A home in the Holly Hills subdivision shows how little progress has been made five months after the Easter 2020 tornado. Many residents are struggling to get insurance assistance and recovery aide to repair damaged or destroyed homes. / Staff photo by Sarah Grace Taylor

CORRECTION: This story was updated at 3:30 a.m. on Sunday, Sept. 20, 2020, to correct the estimated storm damage in Hamilton County and the insurance claims paid so far.

When a 1,500-yard-wide tornado tore through the Chattanooga area just before midnight on Easter, thousands of buildings were devoured in a matter of minutes, leaving locals to rebuild their homes and lives.

Now, five months after the 145 mph winds of the EF3 tornado battered the area, some individuals are still fighting for relief from the financial impact of the storm week.

Hamilton County Commissioner Sabrena Smedley — who represents Ooltewah, Collegedale and other affected areas — and Chattanooga Councilman Darrin Ledford — who represents some of the city's hardest-hit neighborhoods — drew attention to the remaining damage in their districts and surrounding areas, highlighting the obstacles many of their constituents were facing while trying to rebuild.

"I just can't believe the devastation that's still there," Smedley told the Times Free Press on Friday. "It's almost hard to even drive around that area. In some ways, it looks worse now than it did in April."

Smedley has been working toward tornado relief since the night it happened, helping canvass neighborhoods to assess the damage and later helping connect residents with recovery resources.

Still, she says the community is just scratching the surface of rebuilding.

"This is going to take years," she said. "Especially for those who aren't getting the help they need."

Smedley remembers trekking through neighborhoods with a number of organizations and volunteers after the storm to document the scale of the damage but says there is no way to be certain exactly who was affected or what help they need. And the problem was exacerbated by the prevalence of the deadly COVID-19 virus, which separated victims even further.

With individual needs unknown, Smedley fears that some locals may slip through the cracks as insurance companies under-compensate or completely drop homeowners.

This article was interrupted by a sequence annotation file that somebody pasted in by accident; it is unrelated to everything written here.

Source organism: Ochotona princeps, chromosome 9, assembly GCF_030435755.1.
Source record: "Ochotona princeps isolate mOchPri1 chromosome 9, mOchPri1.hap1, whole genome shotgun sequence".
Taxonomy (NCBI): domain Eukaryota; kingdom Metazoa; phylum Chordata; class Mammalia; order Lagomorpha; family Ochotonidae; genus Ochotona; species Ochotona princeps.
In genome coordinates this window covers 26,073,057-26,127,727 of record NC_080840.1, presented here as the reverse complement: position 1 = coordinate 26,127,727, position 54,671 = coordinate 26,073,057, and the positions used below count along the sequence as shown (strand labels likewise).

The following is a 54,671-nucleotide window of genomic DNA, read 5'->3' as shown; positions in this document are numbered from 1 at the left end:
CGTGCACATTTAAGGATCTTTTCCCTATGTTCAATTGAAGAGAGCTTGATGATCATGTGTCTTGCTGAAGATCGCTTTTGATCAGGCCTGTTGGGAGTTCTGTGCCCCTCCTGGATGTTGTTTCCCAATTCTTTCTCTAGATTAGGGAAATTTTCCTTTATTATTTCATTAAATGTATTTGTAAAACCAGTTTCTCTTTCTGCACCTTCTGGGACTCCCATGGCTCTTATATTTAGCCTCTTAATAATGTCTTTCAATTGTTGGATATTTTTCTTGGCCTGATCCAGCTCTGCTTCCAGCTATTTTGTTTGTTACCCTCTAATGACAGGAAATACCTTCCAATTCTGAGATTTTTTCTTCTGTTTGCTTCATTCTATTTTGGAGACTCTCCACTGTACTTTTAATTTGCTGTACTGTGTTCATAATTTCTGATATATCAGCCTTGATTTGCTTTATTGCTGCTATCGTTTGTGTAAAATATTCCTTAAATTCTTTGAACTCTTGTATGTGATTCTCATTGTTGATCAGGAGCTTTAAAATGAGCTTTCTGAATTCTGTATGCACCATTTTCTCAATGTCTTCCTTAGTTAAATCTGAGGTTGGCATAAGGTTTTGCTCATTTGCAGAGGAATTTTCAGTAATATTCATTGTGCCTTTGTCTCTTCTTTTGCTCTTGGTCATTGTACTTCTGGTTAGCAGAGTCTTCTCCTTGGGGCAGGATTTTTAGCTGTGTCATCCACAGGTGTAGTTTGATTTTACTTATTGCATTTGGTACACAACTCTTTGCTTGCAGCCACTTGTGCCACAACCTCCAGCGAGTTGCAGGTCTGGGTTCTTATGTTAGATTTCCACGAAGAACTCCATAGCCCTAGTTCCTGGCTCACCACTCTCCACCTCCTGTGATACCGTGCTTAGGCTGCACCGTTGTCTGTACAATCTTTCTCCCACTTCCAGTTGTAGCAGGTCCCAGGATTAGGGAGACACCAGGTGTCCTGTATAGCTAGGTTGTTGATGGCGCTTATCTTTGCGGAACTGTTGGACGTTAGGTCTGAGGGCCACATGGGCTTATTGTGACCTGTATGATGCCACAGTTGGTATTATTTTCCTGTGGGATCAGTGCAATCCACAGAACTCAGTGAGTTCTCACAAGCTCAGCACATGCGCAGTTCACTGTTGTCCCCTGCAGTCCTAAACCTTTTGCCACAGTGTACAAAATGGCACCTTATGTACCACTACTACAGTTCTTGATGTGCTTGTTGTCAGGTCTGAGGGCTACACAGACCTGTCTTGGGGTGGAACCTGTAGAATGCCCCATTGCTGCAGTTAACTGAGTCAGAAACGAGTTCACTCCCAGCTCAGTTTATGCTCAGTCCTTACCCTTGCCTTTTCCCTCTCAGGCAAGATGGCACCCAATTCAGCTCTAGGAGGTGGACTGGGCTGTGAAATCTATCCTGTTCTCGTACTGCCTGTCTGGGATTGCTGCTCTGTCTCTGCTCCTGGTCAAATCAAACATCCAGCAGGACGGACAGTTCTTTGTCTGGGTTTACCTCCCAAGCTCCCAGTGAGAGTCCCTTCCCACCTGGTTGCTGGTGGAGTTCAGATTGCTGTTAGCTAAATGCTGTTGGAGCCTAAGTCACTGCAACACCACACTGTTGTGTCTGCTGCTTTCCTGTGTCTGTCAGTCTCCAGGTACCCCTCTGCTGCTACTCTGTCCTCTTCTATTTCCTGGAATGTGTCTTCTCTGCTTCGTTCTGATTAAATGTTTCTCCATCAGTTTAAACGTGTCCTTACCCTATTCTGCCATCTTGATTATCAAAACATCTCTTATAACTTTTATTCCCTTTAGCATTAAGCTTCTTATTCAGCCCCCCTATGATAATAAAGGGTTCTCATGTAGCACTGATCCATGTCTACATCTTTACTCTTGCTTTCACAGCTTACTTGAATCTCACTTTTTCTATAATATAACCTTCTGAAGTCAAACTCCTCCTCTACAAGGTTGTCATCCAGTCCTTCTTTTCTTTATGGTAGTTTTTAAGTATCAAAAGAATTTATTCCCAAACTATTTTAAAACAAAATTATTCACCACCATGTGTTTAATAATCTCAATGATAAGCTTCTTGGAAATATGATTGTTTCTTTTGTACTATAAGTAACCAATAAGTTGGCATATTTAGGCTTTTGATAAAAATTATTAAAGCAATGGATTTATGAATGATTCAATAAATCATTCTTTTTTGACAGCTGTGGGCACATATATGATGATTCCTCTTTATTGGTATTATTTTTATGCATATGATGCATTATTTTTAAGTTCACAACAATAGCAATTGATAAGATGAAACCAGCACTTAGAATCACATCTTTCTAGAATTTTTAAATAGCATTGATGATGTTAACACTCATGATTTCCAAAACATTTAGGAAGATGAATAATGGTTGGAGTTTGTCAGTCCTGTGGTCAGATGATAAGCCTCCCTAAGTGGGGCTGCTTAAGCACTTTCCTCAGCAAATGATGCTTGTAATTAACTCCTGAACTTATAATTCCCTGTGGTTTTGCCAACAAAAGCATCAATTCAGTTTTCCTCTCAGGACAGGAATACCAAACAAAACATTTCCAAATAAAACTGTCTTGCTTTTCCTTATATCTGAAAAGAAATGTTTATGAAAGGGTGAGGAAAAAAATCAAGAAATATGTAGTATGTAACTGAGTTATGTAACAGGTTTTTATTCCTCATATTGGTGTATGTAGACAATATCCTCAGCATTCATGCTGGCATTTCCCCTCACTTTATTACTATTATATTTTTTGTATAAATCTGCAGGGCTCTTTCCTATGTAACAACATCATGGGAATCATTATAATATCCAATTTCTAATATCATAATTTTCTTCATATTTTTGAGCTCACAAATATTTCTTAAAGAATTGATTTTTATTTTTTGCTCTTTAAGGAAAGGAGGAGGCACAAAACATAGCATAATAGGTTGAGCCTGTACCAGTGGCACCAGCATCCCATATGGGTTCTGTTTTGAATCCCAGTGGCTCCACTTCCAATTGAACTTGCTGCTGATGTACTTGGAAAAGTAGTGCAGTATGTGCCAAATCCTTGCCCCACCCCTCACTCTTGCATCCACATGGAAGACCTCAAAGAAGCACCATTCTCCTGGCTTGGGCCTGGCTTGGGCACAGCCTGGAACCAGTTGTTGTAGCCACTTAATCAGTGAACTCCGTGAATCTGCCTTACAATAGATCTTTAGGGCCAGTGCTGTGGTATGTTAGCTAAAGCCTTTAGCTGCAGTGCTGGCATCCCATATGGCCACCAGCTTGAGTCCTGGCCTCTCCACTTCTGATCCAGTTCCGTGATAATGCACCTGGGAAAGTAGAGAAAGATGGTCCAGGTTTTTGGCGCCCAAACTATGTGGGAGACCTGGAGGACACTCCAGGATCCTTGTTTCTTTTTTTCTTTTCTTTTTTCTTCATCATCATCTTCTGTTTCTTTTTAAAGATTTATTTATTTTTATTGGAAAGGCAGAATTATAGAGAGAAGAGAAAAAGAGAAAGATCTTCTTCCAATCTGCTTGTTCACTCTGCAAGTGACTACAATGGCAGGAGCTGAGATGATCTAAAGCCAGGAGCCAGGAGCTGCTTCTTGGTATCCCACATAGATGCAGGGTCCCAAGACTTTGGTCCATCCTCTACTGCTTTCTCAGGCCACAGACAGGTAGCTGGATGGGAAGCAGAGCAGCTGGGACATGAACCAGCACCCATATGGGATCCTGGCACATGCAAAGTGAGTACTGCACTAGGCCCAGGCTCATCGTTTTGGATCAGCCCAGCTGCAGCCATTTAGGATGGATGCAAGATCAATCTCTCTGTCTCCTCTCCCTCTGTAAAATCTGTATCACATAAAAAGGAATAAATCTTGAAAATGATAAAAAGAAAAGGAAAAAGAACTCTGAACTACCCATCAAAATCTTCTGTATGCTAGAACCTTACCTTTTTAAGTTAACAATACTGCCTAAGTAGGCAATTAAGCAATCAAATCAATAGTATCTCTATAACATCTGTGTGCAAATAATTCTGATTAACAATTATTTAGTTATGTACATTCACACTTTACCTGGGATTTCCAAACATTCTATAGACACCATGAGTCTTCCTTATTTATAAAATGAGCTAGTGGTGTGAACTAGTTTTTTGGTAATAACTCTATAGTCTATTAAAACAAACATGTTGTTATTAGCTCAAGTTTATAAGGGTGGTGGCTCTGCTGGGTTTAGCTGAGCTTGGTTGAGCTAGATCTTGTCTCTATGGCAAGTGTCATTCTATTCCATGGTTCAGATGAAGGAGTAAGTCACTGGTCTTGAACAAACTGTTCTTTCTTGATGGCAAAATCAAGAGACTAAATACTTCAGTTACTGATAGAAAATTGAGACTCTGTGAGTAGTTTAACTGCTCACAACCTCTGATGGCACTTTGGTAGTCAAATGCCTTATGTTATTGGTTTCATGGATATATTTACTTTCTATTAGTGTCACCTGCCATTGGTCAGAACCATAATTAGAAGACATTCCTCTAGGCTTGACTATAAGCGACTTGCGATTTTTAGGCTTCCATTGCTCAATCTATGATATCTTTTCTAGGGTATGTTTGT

Cheryll Smith, 79, of Holly Hills, says she is one of those homeowners.

"I remember I was watching the weather, and when I saw that red area, I knew it was us, I knew it was Holly Hills," said Smith, who still lives in the home she purchased with her late husband 50 years ago. "I got in a little coat closet, and I listened to what sounded like debris hitting on all sides."

Smith said she never feared because the tornado happened so quickly and she knew what it was.

"But it wasn't until daylight that I knew the extent of the damage," she said.

While she is thankful that she, unlike many of her neighbors, didn't lose her entire home, Smith says she lost nearly all of her windows, suffered significant roof damage and had other exterior damage.

When her insurance company arrived to survey the damage, Smith says she wasn't allowed to follow the assessor due to COVID-19. Then, when she received a payment from the company — which she had been paying for five decades — it was not nearly enough to cover her repairs.

"I said 'well that's not right,' and I tried to get a second assessment, but I couldn't get them out there," she said. "They told me to find a contractor and when I finally did they told me they couldn't do it for the amount I was given. They'd be in the negative."

Smith has since gotten a public appraiser to assess the damage, and was given an estimate well over double the amount she was quoted by the insurance company and filed a complaint with the state's Department of Commerce and Insurance.

She was also dropped by her insurance company on Saturday after a month's notice.

"I'm not one to complain, but I watched the house next to me get entirely rebuilt, and I still have boarded-up windows and can only use half of my house," Smith said. "But I also know I am not the only one in my neighborhood facing the same issues with insurance or contractors."

According to numbers provided to Smedley and other elected officials by the Department of Commerce and Insurance this week, Hamilton County incurred just shy of $420 million in damage during the storm and some $330 million has been paid.

Of the 12,557 claims reported in the county, 7,784 have been closed with some payment and 2,153 have been closed without any payment.

Seventeen people in the county have filed complaints with the state against their insurance companies for claim delays, claim denials, unsatisfactory settlement offers or adjustor handling. Of those, one was overturned, seven resulted in compromised settlements, two claims were settled and on seven occasions the company's position was substantiated.

"We know that there are a lot of people who need help still because they either aren't going to get it or they aren't getting it quickly," Smedley said. "We don't have a master list to contact everyone, so we need to get the word out to connect people with resources."

Smedley and Ledford held a news conference this week encouraging those with recovery needs to contact the United Way of Greater Chattanooga to be connected with one of the several volunteer and nonprofit organizations willing to build or repair homes for victims.

"Nobody will be turned away, and there's a tremendous amount of help still being offered," Ledford said during Tuesday's council meeting.

To contact the United Way, residents are asked to dial 211 or 866-921-3035. Text your zip code to 898-211 to start a text chat or email

"They did ask that people be patient, because there's limited staff," Smedley noted. "But we are going to make sure we help anyone that we can."

Sarah Grace Taylor can be reached at